After Leonard died in 1964, a mutual friend – John A. Costello, a former Irish prime minister — contacted Kennedy and let her know that Leonard had numerous letters from her. Kennedy wrote to say how “touched” she was by the careful and confidential way her letters had been treated.

And she wrote about reading one of the letters to her 8-year-old daughter, Caroline, and the effect it had on her. Kennedy asked the college if there was something she could do to assist it, and she later sent autographed books about her late husband.

The Globe earlier this year was able to review summaries of those letters, but the college would not provide actual copies out of concern that the Kennedy family would object.

Philip Sheppard, who represents the auction house that was going to sell the letters, said in a recent court affidavit that Kennedy family attorneys contacted the firm on May 21, asserting that they owned the copyright of the letters, according to the Irish Times. Sheppard declined to comment.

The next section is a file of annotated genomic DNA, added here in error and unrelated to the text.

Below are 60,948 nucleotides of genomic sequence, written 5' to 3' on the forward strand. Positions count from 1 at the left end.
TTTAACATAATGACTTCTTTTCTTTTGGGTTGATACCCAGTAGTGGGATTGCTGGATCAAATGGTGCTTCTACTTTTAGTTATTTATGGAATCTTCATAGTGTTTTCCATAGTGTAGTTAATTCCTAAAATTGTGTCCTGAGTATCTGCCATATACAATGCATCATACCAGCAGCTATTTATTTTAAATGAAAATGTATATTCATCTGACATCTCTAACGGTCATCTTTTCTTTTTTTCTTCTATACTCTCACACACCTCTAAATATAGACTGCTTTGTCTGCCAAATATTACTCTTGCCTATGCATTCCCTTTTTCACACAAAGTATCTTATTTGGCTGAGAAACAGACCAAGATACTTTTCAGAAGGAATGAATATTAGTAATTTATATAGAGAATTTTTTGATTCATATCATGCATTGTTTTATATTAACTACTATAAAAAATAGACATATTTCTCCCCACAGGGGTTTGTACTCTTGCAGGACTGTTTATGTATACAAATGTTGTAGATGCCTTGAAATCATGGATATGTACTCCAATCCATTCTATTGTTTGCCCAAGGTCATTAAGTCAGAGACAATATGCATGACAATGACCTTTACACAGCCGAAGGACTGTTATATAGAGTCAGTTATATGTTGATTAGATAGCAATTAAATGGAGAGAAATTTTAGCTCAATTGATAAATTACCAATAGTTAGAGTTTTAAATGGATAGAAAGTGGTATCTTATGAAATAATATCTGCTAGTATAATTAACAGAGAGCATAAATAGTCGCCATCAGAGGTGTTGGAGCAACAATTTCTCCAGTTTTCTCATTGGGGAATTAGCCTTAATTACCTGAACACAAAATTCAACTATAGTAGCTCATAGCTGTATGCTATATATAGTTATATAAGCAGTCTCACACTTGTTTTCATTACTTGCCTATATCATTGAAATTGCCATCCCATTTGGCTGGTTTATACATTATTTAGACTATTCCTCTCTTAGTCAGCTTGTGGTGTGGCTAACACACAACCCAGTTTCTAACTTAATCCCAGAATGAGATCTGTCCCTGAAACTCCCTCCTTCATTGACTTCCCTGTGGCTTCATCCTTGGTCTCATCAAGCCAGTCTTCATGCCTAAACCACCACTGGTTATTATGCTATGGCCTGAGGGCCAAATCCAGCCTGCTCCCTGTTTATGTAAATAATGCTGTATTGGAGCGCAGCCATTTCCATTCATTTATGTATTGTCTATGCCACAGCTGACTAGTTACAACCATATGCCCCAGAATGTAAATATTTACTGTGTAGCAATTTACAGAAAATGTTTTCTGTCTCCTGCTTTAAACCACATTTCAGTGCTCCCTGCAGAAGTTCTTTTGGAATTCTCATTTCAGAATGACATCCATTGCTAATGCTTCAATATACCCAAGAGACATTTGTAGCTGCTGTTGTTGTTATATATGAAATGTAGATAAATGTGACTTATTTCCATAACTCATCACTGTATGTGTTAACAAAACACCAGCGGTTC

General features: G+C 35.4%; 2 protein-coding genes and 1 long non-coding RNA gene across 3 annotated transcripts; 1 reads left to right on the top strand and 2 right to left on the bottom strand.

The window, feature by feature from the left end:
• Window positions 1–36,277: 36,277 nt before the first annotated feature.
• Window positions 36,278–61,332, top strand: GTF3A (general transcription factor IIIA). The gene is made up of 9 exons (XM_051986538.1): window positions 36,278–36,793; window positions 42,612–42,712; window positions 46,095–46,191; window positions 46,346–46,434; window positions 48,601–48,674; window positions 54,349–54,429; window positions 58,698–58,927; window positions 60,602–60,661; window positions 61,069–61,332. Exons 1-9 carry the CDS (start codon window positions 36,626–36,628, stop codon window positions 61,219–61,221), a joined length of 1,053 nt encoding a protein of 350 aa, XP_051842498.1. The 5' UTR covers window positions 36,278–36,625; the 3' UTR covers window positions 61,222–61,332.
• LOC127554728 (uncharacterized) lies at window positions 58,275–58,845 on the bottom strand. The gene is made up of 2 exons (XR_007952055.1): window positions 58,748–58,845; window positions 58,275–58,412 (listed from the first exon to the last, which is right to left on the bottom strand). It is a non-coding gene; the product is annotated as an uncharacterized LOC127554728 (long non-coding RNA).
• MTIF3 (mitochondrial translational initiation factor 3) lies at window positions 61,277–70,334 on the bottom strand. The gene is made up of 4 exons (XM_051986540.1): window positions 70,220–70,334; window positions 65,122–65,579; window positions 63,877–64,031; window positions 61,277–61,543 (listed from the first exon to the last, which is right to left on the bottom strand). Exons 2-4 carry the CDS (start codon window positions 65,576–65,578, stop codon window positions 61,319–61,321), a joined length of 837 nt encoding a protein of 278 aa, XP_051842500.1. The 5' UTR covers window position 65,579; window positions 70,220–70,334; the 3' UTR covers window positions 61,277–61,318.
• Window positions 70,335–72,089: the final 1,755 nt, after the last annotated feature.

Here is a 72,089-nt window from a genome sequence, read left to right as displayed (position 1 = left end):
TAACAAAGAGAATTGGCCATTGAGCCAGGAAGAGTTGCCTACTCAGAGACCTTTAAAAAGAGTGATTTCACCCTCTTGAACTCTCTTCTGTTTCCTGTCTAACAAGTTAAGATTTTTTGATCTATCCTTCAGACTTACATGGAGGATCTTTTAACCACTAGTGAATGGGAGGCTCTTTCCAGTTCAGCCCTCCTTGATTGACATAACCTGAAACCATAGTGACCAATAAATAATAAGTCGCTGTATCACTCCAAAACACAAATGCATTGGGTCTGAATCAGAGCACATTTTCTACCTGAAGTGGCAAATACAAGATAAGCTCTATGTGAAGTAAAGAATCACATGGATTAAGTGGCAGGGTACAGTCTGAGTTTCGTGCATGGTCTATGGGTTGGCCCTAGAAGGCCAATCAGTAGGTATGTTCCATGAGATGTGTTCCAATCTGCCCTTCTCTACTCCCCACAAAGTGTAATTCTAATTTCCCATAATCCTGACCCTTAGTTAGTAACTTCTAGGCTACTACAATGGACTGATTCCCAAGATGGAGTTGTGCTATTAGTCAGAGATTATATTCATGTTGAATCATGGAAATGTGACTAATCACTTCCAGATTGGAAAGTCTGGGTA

His attorneys also declined to comment, as did Caroline Kennedy and her husband, Edwin Schlossberg.

Meanwhile, an order of the Catholic Church affiliated with All Hallows College, the Vincentians, has said that Leonard’s will gives them ownership of the letters.

Jacqueline Kennedy Onassis’ papers are held in various collections around the world, including many at the John F. Kennedy Presidential Library and Museum in Boston. But most of her personal correspondence – likely including many of the letters she received from Father Leonard – is not available to the public. In some cases, the papers have not been sorted through and indexed, and in others Caroline Kennedy has put restrictions on them.

The Kennedy Library has said it is not involved in trying to obtain the letters written to Father Leonard.

“It’s Caroline’s decision about what should happen,” said Hugh D. Auchincloss, who was Jacqueline Kennedy’s stepbrother. “Whatever she would suggest I would agree to.”

Auchincloss was with Kennedy when she first met Leonard, on a trip through Ireland in 1950.

“I’m sure that Father Leonard, having known him, if he were alive would have written Caroline and gotten her advice or permission as to what to do,” Auchincloss said.

At Caroline Kennedy’s suggestion, Auchincloss also donated all of the letters that he had ever received from his stepsister, dating from 1941 until shortly before she died. Those letters — about 180 items altogether — are now preserved at the library but are not available to the public.

Source: The Boston Globe – By Matt Viser